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Newsweek"...combines peerless political anthropology with heartbreaking insight into the complexities of family life and her own struggle with cancer."
—November 21, 2005
Williams also penned a weekly column for the Post's op-ed page and epistolary book reviews for the online magazine Slate. Her essays for these and other publications tackled subjects ranging from politics to parenthood. During the last years of her life, she wrote about her own mortality as she battled liver cancer, using this harrowing experience to illuminate larger points about the nature of power and the randomness of life.
Marjorie Williams was a woman in a man's town, an outsider reporting on the political elite. She was, like the narrator in Randall Jarrell's classic poem, "The Woman at the Washington Zoo," an observer of a strange and exotic culture. This splendid collection — at once insightful, funny and sad — digs into the psyche of the nation's capital, revealing not only the hidden selves of the people that run it, but the messy lives that the rest of us lead.
|Protocol (Archie and Lucky Roosevelt)||3|
|The philanthropist (Gwendolyn Cafritz)||12|
|The pragmatist (Richard Darman)||30|
|The wife (Barbara Bush)||55|
|The rainmaker (Vernon Jordan)||77|
|The hack (Tony Coelho)||99|
|The sibling (Jeb Bush)||118|
|Scenes from a marriage (Bill Clinton and Al Gore)||132|
|Makeup and Ms.||155|
|Reader, I married||160|
|Why character matters in politics||170|
|Thank you, Clarence Thomas||181|
|The princess puzzle||185|
|Bill Clinton, feminist||220|
|Why parents still matter||234|
|Flying to L.A.||240|
|A second thought on assisted suicide||248|
|The cat race||250|
|The parent rap||256|
|The art of the fake apology||259|
|Dying for dollars||265|
|Do parents suffer discrimination?||268|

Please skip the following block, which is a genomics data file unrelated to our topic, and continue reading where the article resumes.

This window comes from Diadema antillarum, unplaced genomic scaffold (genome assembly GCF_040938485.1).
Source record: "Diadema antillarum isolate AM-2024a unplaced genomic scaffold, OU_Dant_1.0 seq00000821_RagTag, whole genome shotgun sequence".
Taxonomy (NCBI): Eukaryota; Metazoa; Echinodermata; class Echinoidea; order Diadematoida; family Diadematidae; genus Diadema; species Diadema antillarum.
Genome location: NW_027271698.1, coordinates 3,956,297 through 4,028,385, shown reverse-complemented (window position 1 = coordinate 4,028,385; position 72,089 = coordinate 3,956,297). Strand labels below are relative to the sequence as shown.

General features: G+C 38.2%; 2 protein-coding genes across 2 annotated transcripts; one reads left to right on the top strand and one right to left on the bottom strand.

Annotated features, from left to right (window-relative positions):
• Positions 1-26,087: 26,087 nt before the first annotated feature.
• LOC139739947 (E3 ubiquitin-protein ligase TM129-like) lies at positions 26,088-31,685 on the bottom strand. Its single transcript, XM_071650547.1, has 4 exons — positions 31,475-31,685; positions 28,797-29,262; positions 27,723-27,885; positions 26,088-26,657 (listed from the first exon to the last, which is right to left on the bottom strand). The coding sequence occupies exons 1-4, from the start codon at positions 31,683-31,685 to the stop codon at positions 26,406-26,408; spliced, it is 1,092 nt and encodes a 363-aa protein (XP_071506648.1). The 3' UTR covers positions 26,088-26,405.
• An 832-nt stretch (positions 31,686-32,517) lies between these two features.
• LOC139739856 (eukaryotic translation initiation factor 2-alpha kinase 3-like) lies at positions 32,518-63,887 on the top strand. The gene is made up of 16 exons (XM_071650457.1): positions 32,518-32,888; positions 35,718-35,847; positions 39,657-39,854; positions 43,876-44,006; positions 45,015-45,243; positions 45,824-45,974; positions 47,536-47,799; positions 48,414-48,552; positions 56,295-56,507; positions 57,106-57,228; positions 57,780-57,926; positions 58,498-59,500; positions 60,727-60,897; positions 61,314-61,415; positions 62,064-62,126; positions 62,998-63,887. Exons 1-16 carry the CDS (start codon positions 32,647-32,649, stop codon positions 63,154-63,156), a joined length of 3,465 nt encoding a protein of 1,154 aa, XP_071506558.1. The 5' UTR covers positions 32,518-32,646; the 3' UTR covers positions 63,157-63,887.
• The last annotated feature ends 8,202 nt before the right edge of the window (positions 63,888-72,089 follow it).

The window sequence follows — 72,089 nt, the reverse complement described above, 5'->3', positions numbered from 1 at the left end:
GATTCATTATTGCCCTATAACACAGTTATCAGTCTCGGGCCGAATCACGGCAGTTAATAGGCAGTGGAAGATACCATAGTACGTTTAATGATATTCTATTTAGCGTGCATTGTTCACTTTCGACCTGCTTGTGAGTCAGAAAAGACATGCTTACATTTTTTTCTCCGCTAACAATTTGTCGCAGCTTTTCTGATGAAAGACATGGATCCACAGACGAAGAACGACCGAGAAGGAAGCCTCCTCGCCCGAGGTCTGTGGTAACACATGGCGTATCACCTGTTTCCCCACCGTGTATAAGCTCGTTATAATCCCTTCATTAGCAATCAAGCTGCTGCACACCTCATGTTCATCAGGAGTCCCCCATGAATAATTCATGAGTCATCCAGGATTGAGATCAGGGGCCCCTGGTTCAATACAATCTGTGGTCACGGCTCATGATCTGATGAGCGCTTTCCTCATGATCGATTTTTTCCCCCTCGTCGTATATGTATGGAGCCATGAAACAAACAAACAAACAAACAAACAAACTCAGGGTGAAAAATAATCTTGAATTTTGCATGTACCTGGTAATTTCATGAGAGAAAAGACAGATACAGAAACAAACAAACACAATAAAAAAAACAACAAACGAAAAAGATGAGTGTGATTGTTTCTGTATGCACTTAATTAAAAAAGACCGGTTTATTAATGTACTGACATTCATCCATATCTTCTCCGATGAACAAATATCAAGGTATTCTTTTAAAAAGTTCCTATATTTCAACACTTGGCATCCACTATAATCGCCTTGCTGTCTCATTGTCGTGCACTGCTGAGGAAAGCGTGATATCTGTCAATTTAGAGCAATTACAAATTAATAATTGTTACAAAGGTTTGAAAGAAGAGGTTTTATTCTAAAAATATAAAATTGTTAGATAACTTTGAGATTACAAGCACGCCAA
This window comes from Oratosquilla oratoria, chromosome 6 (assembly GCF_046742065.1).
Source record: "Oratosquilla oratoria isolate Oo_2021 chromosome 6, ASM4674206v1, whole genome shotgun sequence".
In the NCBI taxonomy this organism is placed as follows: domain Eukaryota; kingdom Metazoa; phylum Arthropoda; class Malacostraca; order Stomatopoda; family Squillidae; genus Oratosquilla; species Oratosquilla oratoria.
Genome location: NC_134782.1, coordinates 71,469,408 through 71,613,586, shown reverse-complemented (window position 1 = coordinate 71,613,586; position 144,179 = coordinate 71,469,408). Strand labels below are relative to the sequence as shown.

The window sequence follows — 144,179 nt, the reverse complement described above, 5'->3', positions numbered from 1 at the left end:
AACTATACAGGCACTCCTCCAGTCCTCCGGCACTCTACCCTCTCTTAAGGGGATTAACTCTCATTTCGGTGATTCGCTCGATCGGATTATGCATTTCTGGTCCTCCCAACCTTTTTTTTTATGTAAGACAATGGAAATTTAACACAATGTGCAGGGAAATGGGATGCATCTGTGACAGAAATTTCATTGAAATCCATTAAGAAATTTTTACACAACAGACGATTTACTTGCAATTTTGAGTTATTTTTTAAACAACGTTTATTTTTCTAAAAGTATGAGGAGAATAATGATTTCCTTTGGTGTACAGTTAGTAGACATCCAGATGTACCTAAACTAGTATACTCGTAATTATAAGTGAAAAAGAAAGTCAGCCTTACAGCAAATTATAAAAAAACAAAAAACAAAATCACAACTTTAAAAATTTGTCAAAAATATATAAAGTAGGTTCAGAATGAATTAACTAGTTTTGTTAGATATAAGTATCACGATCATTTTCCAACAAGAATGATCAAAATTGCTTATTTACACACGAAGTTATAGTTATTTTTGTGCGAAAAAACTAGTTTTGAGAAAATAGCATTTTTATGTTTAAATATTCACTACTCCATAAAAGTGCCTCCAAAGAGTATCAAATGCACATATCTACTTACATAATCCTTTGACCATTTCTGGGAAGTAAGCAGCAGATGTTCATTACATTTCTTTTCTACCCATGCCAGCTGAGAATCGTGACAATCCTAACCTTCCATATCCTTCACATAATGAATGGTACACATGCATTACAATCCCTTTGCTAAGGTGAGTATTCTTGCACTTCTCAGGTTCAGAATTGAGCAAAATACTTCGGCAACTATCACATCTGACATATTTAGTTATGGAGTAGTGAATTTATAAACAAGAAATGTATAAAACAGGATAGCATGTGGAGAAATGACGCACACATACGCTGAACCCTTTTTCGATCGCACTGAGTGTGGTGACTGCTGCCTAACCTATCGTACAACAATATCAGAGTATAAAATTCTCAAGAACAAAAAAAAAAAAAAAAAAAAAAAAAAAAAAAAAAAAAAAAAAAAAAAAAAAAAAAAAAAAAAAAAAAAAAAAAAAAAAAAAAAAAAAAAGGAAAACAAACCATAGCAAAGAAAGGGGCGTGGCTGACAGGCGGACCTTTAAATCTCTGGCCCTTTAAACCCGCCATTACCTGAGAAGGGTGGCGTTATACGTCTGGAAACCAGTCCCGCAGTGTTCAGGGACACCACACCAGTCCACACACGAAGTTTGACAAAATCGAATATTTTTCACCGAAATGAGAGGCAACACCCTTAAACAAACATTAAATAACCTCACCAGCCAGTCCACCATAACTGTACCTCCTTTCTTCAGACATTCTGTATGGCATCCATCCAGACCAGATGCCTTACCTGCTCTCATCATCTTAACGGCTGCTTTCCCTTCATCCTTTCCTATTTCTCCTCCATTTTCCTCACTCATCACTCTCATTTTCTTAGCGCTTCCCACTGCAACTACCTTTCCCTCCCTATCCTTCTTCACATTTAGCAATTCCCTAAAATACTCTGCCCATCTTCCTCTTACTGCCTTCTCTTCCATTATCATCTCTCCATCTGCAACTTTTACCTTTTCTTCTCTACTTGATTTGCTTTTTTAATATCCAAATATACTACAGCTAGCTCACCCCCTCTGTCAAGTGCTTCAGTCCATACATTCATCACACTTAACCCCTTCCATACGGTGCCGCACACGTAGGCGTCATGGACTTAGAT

|The political wife, RIP||271|
|The widow's mandate||274|
|Uriah Heep goes to Washington||277|
|Run for your life||280|
|A woman's place is at the bar||289|
|Mommy at her desk||292|
|The heart-full dodger||298|
|A working mom's comedy||300|
|A woman who knew her due||302|
|Pt. 3||Time and chance|
|Hit by lightning : a cancer memoir||307|
|Telling the real, real truth||340|
|The random death of our sense of ease||343|
|The doctor factor||346|
|The Halloween of my dreams||349|
Posted October 17, 2012
I began this book after reading Courtney Sullivan's recommendation in the NY Times. To my surprise, I had already read some of the pieces when they first appeared in the Washington Post. Not only were they equally relevant and entertaining the second time around; they are truly timeless, even though some of the political profiles are largely forgotten, and this (alas) is again an election year.
Washington in many ways is a city with a short memory, but Marjorie Williams deserves to be remembered. She was a non-partisan truth-teller and she wrote like an angel. This book should be required reading for a curriculum that may yet to be designed. -- catwak
Posted February 12, 2009
Having been an admirer of writer Marjorie Williams from articles written for Vanity Fair, I was intrigued when I came across the book. Immediately you are drawn into the events and people being observed and discussed. The information was not old drudged up stories being hung out again, the insight instead was fresh and thoughtful. The personal reflections were delivered with a style honest and captivating. While you get no hint of how remarkable this woman was from her own writings, you put the book down when finished knowing you have seen another human being's soul, and found it good.Was this review helpful? Yes NoThank you for your feedback. Report this reviewThank you, this review has been flagged.
Posted June 28, 2010
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